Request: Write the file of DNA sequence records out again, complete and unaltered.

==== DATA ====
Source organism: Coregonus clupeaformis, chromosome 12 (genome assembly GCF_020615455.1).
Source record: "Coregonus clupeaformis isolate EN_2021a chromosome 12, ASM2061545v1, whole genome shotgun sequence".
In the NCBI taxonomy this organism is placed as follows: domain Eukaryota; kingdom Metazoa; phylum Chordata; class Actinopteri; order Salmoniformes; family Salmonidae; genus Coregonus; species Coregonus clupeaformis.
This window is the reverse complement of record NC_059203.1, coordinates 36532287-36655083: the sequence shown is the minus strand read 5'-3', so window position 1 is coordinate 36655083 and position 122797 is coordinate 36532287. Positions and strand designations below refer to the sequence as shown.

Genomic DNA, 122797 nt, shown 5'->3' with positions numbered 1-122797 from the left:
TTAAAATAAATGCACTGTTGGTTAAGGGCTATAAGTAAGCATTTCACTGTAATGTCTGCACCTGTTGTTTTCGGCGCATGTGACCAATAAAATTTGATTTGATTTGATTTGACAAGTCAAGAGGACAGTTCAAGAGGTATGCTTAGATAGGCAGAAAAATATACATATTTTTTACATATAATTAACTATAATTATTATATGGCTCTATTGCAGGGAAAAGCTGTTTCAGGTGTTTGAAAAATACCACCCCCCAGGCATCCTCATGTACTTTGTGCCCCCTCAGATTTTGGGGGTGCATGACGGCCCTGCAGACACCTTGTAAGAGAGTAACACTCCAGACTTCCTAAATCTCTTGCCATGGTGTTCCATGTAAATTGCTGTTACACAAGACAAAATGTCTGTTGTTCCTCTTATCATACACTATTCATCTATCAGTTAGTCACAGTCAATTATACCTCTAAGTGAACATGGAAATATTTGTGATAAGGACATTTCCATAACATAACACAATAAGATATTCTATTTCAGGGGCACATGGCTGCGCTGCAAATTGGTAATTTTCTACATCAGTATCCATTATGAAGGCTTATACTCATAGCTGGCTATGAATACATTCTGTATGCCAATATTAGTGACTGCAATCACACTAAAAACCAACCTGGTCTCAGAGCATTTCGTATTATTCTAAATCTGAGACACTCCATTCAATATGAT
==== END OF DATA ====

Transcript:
Source organism: Coregonus clupeaformis, chromosome 12 (genome assembly GCF_020615455.1).
Source record: "Coregonus clupeaformis isolate EN_2021a chromosome 12, ASM2061545v1, whole genome shotgun sequence".
In the NCBI taxonomy this organism is placed as follows: domain Eukaryota; kingdom Metazoa; phylum Chordata; class Actinopteri; order Salmoniformes; family Salmonidae; genus Coregonus; species Coregonus clupeaformis.
This window is the reverse complement of record NC_059203.1, coordinates 36532287-36655083: the sequence shown is the minus strand read 5'-3', so window position 1 is coordinate 36655083 and position 122797 is coordinate 36532287. Positions and strand designations below refer to the sequence as shown.

Genomic DNA, 122797 nt, shown 5'->3' with positions numbered 1-122797 from the left:
TTAAAATAAATGCACTGTTGGTTAAGGGCTATAAGTAAGCATTTCACTGTAATGTCTGCACCTGTTGTTTTCGGCGCATGTGACCAATAAAATTTGATTTGATTTGATTTGACAAGTCAAGAGGACAGTTCAAGAGGTATGCTTAGATAGGCAGAAAAATATACATATTTTTTACATATAATTAACTATAATTATTATATGGCTCTATTGCAGGGAAAAGCTGTTTCAGGTGTTTGAAAAATACCACCCCCCAGGCATCCTCATGTACTTTGTGCCCCCTCAGATTTTGGGGGTGCATGACGGCCCTGCAGACACCTTGTAAGAGAGTAACACTCCAGACTTCCTAAATCTCTTGCCATGGTGTTCCATGTAAATTGCTGTTACACAAGACAAAATGTCTGTTGTTCCTCTTATCATACACTATTCATCTATCAGTTAGTCACAGTCAATTATACCTCTAAGTGAACATGGAAATATTTGTGATAAGGACATTTCCATAACATAACACAATAAGATATTCTATTTCAGGGGCACATGGCTGCGCTGCAAATTGGTAATTTTCTACATCAGTATCCATTATGAAGGCTTATACTCATAGCTGGCTATGAATACATTCTGTATGCCAATATTAGTGACTGCAATCACACTAAAAACCAACCTGGTCTCAGAGCATTTCGTATTATTCTAAATCTGAGACACTCCATTCAATATGAT